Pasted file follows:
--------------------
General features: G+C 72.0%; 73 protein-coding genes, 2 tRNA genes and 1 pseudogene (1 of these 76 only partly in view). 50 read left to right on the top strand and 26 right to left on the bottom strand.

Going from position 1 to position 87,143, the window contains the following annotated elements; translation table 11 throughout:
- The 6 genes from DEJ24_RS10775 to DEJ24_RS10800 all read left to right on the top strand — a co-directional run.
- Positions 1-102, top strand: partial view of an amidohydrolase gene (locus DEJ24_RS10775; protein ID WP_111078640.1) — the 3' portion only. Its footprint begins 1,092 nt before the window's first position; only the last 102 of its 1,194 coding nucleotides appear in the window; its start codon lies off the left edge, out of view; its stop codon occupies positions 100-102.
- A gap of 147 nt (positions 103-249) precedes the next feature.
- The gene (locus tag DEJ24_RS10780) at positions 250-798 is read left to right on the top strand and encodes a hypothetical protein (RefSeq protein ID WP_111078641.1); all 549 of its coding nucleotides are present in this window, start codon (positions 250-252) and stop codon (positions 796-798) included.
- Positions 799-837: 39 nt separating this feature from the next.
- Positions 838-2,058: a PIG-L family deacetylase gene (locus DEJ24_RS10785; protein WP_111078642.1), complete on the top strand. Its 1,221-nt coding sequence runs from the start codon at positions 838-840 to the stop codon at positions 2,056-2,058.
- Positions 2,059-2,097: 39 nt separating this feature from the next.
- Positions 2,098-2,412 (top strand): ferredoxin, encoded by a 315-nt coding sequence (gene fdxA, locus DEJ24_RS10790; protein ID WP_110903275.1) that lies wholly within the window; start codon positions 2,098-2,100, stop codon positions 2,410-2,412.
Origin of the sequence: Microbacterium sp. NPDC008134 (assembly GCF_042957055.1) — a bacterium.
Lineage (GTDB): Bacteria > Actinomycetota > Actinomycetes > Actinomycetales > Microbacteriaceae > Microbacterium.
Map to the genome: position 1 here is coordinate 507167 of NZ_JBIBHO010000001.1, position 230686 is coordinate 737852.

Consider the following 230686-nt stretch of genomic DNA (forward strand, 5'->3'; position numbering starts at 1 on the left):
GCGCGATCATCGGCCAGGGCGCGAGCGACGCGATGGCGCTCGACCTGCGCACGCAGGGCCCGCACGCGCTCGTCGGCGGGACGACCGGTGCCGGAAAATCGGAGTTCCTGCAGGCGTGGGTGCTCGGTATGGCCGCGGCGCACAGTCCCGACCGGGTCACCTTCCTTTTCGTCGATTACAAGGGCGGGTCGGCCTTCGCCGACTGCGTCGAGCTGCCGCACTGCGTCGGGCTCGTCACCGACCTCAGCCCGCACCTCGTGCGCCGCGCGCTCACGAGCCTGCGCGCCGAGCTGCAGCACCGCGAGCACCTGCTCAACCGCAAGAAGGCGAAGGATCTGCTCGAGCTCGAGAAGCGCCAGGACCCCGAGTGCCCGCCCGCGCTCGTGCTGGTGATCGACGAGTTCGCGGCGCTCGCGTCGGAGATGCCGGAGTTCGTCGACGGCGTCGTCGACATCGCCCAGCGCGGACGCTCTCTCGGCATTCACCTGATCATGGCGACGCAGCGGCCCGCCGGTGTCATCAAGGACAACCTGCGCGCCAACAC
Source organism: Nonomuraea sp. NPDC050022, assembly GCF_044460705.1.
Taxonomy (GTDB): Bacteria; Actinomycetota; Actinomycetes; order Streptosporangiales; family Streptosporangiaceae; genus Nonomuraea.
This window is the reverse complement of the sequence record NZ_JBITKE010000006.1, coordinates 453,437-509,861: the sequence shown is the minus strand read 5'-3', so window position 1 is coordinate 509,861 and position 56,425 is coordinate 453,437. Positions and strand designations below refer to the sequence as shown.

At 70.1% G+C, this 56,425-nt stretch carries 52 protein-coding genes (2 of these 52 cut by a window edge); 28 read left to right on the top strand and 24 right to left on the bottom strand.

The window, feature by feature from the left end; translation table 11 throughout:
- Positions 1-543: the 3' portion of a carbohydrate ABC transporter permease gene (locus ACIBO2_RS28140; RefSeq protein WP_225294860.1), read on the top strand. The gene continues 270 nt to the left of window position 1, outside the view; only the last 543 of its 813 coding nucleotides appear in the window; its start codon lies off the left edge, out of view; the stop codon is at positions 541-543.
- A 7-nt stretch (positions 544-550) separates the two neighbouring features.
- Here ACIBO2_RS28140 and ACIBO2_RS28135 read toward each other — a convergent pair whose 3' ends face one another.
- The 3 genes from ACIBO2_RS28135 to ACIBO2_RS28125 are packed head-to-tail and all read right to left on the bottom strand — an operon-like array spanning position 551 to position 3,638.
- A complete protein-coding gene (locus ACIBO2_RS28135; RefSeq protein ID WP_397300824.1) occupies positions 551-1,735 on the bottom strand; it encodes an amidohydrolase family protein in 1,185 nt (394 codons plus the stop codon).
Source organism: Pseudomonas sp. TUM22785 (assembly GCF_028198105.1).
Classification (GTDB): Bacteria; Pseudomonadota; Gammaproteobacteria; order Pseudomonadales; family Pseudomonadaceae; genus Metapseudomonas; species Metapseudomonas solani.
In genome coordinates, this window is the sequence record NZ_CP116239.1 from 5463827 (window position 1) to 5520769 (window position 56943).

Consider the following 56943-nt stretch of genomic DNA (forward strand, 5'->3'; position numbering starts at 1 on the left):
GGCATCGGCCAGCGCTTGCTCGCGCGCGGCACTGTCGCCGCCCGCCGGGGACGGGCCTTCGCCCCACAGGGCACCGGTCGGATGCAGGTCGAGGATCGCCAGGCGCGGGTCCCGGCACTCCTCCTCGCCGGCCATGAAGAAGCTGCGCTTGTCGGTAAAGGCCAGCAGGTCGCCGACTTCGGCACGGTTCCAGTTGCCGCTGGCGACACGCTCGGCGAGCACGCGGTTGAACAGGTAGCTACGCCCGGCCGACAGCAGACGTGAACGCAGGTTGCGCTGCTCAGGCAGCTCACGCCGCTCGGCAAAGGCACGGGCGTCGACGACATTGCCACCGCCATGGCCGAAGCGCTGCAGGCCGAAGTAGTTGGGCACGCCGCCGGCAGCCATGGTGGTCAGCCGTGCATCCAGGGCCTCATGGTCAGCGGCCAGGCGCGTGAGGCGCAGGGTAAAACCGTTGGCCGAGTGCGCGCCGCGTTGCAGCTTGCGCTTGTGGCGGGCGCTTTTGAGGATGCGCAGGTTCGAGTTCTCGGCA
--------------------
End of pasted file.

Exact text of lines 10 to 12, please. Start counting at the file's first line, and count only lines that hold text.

- Positions 2,098-2,412 (top strand): ferredoxin, encoded by a 315-nt coding sequence (gene fdxA, locus DEJ24_RS10790; protein ID WP_110903275.1) that lies wholly within the window; start codon positions 2,098-2,100, stop codon positions 2,410-2,412.
Origin of the sequence: Microbacterium sp. NPDC008134 (assembly GCF_042957055.1) — a bacterium.
Lineage (GTDB): Bacteria > Actinomycetota > Actinomycetes > Actinomycetales > Microbacteriaceae > Microbacterium.